Raw recipes: The ultimate fast-food


Let’s face it: Cooking takes time. So when we’re in a hurry, even though we may want to eat healthier, we often opt for fast-food because we just don’t have time to cook. But what if we had an arsenal of no-cook recipes that required minimal preparation and assembly? Would we accommodate that little bit of prep time into our busy schedule, instead of heading to the drive-through? The answer may lie in raw food recipes that offer more than smoothies and salads.

Certainly there has to be something other than that ubiquitous salad; more creative ways to incorporate raw veggies into our meals? Here are a few ideas. They offer fiber, higher nutrient content and, not incidentally, pretty good flavors. Many people are embracing an all-raw diet, which they claim helps with joint pain, energy levels, indigestion and other ills. But even if you only take advantage of raw foods for the occasional quick meal, you’ll be satisfying your need for speed while eating healthy.

Greek pita

This takes about 15 minutes to put together and goes great with a creamy soup. Recipe from “Moosewood Restaurant Cooks at Home” by the Moosewood Collective; makes 4 to 6 servings.

5 artichoke hearts, cut into quarters (14-ounce can or jar)

1/4 cup roasted red peppers, drained and chopped (or 1/2 cup chopped red bell pepper)

2 celery stalks, chopped

1 medium tomato, chopped

1 garlic clove, minced or pressed

2 tablespoons olive oil

Juice of 1/2 lemon

1 tablespoon chopped fresh dill (or 1 teaspoon dried)

2 tablespoons chopped fresh parsley

2/3 cup grated or crumbled feta cheese (about 5 ounces)

Salt and fresh ground black pepper to taste

1 to 2 tablespoons capers, rinsed and drained

3/4 cup pitted Kalamata olives, sliced

Pita bread

Romaine or leaf lettuce

In a large bowl, mix together all ingredients except pita and lettuce. Cut pita breads in half and lightly toast them in a toaster oven. Fill each half with a lettuce leaf and about 1/2 cup filling. Serve immediately, while pita is still warm and soft.

Creamy avocado-citrus soup

Smooth and tangy, this is a quick meal or great accompaniment to a sandwich. Recipe from “Raw Foods for Busy People” by Jordan Maerin; makes 4 servings.

2 large avocados, peeled, pit removed

1/2 cup water

3 tablespoons lemon juice

1 cup orange juice

1 clove garlic, minced

1 teaspoon minced jalapeno

Salt to taste

2 tablespoons Italian seasoning

Combine all ingredients and whisk or blend until smooth. Serve at room temperature. If you prefer to warm the soup, use a double boiler so the temperature will rise slowly. Stir often and heat only until warm to the touch.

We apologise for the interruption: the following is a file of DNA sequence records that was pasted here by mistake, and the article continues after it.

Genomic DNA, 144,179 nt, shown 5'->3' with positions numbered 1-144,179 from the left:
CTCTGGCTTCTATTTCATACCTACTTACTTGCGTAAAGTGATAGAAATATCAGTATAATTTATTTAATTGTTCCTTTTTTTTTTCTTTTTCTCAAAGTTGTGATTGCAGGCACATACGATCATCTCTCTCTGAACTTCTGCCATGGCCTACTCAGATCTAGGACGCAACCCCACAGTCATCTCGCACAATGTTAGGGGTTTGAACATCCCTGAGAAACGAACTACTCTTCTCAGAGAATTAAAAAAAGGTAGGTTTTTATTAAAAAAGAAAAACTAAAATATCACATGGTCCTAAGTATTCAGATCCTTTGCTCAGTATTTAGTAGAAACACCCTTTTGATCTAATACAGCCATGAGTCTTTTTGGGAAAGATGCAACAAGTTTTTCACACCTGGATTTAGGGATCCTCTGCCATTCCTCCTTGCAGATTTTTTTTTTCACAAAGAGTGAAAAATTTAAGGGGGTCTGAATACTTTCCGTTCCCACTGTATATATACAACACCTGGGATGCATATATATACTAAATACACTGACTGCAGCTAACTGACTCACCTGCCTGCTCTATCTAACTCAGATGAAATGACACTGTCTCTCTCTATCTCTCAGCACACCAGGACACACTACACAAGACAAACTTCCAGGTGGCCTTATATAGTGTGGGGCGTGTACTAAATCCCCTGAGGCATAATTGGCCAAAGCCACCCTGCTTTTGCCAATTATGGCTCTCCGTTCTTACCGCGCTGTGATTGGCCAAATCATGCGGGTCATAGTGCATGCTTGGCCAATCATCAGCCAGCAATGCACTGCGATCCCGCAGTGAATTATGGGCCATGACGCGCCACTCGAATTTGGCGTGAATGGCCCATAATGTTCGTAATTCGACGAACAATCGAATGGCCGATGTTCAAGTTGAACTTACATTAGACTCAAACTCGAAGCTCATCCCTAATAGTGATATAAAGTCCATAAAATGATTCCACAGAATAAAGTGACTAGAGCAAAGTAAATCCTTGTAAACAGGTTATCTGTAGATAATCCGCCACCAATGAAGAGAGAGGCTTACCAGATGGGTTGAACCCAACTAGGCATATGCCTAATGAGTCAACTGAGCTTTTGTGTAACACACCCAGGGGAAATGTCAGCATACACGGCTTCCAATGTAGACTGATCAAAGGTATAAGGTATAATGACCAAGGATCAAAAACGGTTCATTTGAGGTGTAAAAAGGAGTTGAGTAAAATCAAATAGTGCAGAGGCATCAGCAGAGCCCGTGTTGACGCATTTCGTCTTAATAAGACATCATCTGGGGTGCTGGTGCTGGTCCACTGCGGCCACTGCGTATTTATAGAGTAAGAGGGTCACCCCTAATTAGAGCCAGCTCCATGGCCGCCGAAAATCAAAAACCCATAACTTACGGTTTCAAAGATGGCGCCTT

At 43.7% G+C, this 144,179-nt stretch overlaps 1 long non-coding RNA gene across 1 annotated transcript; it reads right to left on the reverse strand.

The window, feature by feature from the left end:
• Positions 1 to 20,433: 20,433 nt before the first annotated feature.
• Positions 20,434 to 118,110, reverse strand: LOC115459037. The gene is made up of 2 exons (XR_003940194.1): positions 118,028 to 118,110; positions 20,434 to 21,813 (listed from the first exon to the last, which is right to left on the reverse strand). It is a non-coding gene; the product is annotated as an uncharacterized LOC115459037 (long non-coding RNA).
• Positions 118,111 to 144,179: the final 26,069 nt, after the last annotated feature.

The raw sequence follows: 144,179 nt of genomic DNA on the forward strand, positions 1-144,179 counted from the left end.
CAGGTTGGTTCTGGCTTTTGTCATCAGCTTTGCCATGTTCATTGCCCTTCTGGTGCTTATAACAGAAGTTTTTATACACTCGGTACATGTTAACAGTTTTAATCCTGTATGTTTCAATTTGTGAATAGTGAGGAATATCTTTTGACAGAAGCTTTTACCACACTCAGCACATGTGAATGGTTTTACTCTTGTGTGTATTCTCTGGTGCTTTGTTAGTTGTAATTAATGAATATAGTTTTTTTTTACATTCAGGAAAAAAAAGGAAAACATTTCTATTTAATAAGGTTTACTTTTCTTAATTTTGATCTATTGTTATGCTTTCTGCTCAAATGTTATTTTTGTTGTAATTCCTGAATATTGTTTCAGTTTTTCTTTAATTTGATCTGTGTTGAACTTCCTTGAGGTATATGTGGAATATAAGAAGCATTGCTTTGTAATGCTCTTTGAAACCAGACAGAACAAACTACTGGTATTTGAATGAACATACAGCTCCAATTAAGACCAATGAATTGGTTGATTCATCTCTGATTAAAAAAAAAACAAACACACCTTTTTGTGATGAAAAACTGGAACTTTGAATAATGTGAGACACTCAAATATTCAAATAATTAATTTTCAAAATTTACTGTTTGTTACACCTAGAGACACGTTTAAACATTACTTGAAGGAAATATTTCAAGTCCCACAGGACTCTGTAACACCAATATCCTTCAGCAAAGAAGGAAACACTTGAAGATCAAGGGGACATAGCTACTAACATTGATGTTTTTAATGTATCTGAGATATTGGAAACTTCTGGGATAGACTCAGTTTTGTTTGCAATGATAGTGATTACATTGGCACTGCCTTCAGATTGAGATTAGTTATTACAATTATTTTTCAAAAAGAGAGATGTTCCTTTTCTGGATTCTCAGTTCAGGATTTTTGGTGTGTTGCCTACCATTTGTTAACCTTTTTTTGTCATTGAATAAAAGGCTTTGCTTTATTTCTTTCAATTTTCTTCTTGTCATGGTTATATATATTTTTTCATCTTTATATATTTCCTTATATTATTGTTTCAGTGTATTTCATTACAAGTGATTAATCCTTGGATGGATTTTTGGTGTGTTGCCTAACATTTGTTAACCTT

Veggie and herb sandwich spread

This is pretty good and filling; full of fresh vegetables and herbs. Use a good multigrain bread, fresh tomatoes and lettuce for a memorable sandwich, or spread it on crackers. Recipe from “Feeding the Healthy Vegetarian Family” by Ken Haedrich; makes enough for 4 servings.

3/4 pound cottage cheese

1 small onion, minced

1 medium carrot, grated

1 celery rib, finely chopped

2 radishes, finely chopped

1/2 small green bell pepper, finely chopped

2 tablespoons chopped fresh parsley

2 tablespoons prepared pesto (or 2 tablespoons chopped fresh basil plus 2 tablespoons fresh-grated Parmesan cheese)

1/4 cup oil-packed sun-dried tomatoes, finely chopped (optional but nice)

Salt and fresh ground black pepper

Red pepper flakes

Put cottage cheese in a medium strainer; cover with a piece of foil. Suspend strainer over a bowl to catch the liquid. Put a heavy can on top and refrigerate for at least 1 hour. Meanwhile, prepare the remaining ingredients and put in a mixing bowl. Cover and refrigerate. When cottage cheese has drained for an hour, combine it with remaining ingredients and mix well. Season to taste with salt, pepper and red pepper flakes. Cover and refrigerate an hour or two, so flavors can mingle.

Pan bagnat

French for “bathed bread,” this sandwich is pressed under a weight so that the inside of the bread become saturated with the pungent flavors. Another good recipe from the Moosewood Collective; makes 4 servings.

1 baguette or other long, thin loaf of French bread, sliced in half lengthwise, almost all the way through

1 garlic clove, pressed

1/4 cup olive oil (extra virgin is best here)

1 tomato, thinly sliced

1 cucumber, thinly sliced

1/2 red or Vidalia onion, thinly sliced

1/2 cup pitted and sliced Kalamata or other ripe black olives

Salt and black pepper to taste

Optional ingredients:

4 ounces sliced provolone or other cheese

2 hard-boiled eggs, sliced

Green or red bell pepper, thinly sliced

1/2 cup roasted red peppers, chopped or cut into strips

Anchovies to taste

1 cup artichoke hearts, sliced into quarters

Herbs, such as basil, marjoram, thyme, oregano

Open the sliced loaf; spread garlic on one of the cut sides. Drizzle olive oil on both sides. Layer tomato, cucumber, onion, olives and any optional ingredients on one half of the bread. Sprinkle with salt and pepper to taste. Close loaf; wrap tightly with plastic wrap or foil. Weigh down the full length of the bread with a heavy book, or a baking tray topped with bricks, or whatever you can find, for 1 to 3 hours. Slice and serve.